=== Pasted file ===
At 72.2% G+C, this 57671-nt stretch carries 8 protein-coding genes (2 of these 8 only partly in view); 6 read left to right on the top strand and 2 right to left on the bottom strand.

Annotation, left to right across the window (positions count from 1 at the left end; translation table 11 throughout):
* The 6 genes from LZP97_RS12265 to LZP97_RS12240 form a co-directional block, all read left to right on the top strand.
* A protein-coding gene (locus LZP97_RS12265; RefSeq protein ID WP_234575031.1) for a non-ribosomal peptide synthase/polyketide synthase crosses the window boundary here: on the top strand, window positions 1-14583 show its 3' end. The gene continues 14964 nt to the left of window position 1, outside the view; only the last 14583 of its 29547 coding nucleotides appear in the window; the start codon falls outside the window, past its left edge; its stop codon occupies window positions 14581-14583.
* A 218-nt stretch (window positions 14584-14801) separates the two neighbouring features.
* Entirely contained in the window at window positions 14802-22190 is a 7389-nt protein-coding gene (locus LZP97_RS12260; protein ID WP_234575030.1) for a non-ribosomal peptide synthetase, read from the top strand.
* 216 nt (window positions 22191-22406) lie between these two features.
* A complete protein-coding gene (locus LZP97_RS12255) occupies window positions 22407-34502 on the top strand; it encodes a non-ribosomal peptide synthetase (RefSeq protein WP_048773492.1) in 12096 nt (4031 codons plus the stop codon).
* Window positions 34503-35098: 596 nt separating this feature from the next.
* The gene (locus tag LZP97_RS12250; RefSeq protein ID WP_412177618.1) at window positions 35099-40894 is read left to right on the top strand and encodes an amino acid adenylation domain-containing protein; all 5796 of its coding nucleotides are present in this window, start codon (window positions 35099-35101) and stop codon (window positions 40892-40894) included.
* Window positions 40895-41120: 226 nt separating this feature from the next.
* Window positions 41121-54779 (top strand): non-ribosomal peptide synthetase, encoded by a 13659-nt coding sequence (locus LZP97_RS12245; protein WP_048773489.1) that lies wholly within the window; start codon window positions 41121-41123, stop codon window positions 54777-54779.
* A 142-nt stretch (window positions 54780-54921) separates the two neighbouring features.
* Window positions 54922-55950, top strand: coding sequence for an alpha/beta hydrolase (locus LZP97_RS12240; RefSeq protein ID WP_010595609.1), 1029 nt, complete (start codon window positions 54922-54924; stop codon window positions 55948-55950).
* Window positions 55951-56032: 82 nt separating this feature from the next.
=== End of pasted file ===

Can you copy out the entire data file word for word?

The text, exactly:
At 72.2% G+C, this 57671-nt stretch carries 8 protein-coding genes (2 of these 8 only partly in view); 6 read left to right on the top strand and 2 right to left on the bottom strand.

Annotation, left to right across the window (positions count from 1 at the left end; translation table 11 throughout):
* The 6 genes from LZP97_RS12265 to LZP97_RS12240 form a co-directional block, all read left to right on the top strand.
* A protein-coding gene (locus LZP97_RS12265; RefSeq protein ID WP_234575031.1) for a non-ribosomal peptide synthase/polyketide synthase crosses the window boundary here: on the top strand, window positions 1-14583 show its 3' end. The gene continues 14964 nt to the left of window position 1, outside the view; only the last 14583 of its 29547 coding nucleotides appear in the window; the start codon falls outside the window, past its left edge; its stop codon occupies window positions 14581-14583.
* A 218-nt stretch (window positions 14584-14801) separates the two neighbouring features.
* Entirely contained in the window at window positions 14802-22190 is a 7389-nt protein-coding gene (locus LZP97_RS12260; protein ID WP_234575030.1) for a non-ribosomal peptide synthetase, read from the top strand.
* 216 nt (window positions 22191-22406) lie between these two features.
* A complete protein-coding gene (locus LZP97_RS12255) occupies window positions 22407-34502 on the top strand; it encodes a non-ribosomal peptide synthetase (RefSeq protein WP_048773492.1) in 12096 nt (4031 codons plus the stop codon).
* Window positions 34503-35098: 596 nt separating this feature from the next.
* The gene (locus tag LZP97_RS12250; RefSeq protein ID WP_412177618.1) at window positions 35099-40894 is read left to right on the top strand and encodes an amino acid adenylation domain-containing protein; all 5796 of its coding nucleotides are present in this window, start codon (window positions 35099-35101) and stop codon (window positions 40892-40894) included.
* Window positions 40895-41120: 226 nt separating this feature from the next.
* Window positions 41121-54779 (top strand): non-ribosomal peptide synthetase, encoded by a 13659-nt coding sequence (locus LZP97_RS12245; protein WP_048773489.1) that lies wholly within the window; start codon window positions 41121-41123, stop codon window positions 54777-54779.
* A 142-nt stretch (window positions 54780-54921) separates the two neighbouring features.
* Window positions 54922-55950, top strand: coding sequence for an alpha/beta hydrolase (locus LZP97_RS12240; RefSeq protein ID WP_010595609.1), 1029 nt, complete (start codon window positions 54922-54924; stop codon window positions 55948-55950).
* Window positions 55951-56032: 82 nt separating this feature from the next.